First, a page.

Lynn W. Craig
A: In our company, it is the controls group that takes care of the DCS, but the regulatory responsibility is not clearly defined. It is logical to have the control group be responsible for DCS, as it is connected to field instrumentation. Also P&IDs, cause and effects need to be built in DCS. Also, the instrument engineers are knowledgeable about measurement and control. In my view the same separation should continue.
H. S. Gambhir
A: In the beginning (1970s), this question did not exist since microprocessor-based and computer-based process control systems were not common. PID control loops and hard-wired and electrical relays were used. In 1980s, microprocessor-based control systems began to be common, while in 1990s DeltaV and other PLC control systems entered process control.
Instrument engineers did not consider DeltaVs computers, but IT people treated them as software, since control logic, configuration, etc. were used to make the device (DeltaV) work. Other computer-controlled systems, such as vibration monitors, anti-surge control for compressors, etc., were added in the heated debate between instrument engineers and IT people. IT people tended to view the whole picture as a function of Internet security, software validation, system integrity, etc., and often had been authorized to approve the system before a computer installation was to be procured.
In 2000s, model-based control, system identification, statistical analysis, SIS, etc. became popular, and IT people became more aggressive in taking control of the approval process. During an emergency or when a process was down because control signal failure, loss of measurement signals, valve failures, etc., instrument engineers were sent to fix the problem. When the office computers were down due to hacking, viruses, software compatibility, etc., IT people were sent to fix the problem.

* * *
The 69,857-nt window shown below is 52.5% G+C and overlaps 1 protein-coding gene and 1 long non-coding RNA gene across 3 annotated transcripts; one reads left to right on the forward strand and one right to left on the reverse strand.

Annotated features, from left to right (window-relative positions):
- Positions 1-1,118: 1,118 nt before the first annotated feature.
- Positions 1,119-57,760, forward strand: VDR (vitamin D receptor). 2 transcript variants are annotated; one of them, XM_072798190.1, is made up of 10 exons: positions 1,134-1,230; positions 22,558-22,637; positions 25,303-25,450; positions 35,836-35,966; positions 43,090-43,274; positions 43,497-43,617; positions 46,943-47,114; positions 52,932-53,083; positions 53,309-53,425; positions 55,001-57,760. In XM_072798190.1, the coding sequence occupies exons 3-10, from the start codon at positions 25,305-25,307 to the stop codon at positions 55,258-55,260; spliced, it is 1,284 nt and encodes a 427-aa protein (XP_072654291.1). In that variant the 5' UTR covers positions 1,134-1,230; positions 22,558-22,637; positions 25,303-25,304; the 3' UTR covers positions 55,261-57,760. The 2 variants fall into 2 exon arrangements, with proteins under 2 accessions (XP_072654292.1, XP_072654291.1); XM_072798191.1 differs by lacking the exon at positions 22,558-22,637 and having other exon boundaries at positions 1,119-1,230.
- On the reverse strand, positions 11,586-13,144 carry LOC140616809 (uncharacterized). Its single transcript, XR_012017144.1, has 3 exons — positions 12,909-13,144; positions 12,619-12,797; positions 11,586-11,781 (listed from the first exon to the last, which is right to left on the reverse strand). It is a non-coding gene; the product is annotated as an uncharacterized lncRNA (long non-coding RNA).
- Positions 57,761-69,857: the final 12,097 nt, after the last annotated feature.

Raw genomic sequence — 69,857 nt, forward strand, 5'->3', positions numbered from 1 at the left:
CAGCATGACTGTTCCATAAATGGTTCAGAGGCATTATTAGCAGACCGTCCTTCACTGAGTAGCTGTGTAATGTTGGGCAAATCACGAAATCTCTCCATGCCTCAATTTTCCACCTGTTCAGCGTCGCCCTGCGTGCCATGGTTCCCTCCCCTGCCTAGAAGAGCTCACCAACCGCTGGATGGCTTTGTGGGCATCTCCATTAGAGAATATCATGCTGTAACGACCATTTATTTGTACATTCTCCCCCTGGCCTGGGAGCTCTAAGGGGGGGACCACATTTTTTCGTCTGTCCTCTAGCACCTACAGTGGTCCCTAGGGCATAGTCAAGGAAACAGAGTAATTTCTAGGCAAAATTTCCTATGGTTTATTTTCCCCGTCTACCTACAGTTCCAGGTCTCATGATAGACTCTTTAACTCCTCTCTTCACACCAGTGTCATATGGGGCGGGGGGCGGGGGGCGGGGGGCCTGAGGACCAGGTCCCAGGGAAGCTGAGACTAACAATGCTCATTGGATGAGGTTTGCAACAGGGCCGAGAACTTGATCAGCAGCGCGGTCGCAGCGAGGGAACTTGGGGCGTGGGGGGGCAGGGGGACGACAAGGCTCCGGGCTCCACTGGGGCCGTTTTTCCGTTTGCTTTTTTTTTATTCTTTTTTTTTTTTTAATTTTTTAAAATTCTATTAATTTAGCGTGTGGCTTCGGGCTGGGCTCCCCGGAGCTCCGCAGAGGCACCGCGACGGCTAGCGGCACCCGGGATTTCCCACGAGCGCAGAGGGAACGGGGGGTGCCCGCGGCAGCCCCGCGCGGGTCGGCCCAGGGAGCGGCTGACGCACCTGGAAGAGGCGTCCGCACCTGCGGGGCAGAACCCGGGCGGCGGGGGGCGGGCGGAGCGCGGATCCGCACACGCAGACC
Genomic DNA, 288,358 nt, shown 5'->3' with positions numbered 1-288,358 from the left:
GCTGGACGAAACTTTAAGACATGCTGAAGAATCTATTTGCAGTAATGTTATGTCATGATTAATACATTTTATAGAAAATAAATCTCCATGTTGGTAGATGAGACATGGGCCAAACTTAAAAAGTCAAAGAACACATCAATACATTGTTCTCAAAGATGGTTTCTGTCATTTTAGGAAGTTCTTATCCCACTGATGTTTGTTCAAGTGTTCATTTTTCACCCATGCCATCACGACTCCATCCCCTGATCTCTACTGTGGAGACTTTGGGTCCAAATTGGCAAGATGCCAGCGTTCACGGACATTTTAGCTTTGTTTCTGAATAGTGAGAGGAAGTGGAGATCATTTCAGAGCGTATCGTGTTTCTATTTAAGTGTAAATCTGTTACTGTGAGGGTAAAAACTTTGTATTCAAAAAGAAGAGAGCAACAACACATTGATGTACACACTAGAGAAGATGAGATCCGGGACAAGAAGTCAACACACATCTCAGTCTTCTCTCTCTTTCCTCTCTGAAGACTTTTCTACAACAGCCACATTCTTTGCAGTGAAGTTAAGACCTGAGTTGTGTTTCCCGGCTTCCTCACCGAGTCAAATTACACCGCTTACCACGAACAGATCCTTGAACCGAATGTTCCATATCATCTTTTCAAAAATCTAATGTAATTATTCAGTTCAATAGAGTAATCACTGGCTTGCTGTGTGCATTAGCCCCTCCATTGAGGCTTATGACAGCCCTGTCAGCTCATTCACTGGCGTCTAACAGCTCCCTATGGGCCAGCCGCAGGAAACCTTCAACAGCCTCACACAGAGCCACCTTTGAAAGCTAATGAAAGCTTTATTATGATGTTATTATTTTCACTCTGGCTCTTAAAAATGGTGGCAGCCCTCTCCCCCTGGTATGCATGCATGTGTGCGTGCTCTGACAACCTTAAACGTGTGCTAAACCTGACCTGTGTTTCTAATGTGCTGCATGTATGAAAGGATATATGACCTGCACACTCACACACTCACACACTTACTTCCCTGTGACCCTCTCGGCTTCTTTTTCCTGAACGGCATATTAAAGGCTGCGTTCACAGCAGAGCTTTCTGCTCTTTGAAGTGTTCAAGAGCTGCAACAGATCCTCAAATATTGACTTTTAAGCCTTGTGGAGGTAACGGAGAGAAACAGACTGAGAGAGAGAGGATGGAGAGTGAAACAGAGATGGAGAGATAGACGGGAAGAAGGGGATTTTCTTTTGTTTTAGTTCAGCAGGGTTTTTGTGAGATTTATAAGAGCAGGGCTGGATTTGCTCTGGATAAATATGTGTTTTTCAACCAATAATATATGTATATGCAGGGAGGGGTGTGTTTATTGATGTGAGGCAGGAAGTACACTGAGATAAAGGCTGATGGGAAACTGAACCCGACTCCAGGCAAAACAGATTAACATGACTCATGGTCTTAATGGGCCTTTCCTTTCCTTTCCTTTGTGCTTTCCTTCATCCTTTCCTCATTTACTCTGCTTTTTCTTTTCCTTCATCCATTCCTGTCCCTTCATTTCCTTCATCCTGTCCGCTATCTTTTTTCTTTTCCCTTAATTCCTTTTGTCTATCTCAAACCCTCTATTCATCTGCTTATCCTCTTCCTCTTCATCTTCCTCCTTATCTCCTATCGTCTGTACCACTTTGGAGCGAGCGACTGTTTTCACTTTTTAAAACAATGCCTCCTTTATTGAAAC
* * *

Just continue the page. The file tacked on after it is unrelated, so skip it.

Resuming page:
I am not qualified to judge what IT people know. However, anyone who wishes to decide what instrument engineers should use in process control had better be equipped with the ever-evolving knowledge in instrumentation.
A: Emerson—as all DCS vendors—takes great care in testing DeltaV as a system with each software update. This includes the software for the HMI that happens to run on a Windows platform. If your IT department were to install any updates, there is a distinct possibility that those updates may break some DeltaV function. You will not be covered for any DeltaV system malfunction resulting from using a Windows version different than that supported by the DeltaV version you have installed. I believe that Emerson does offer a service contract that includes updating Windows software, but only after they have validated that it does not affect any DeltaV functionality.
Allowing your IT department to update Windows on your HMI or engineering workstations is a bad idea. We always tell our end-user clients to tell IT that the HMI and engineering stations are parts of a manufacturing machine and are not computers.
Richard H. Caro,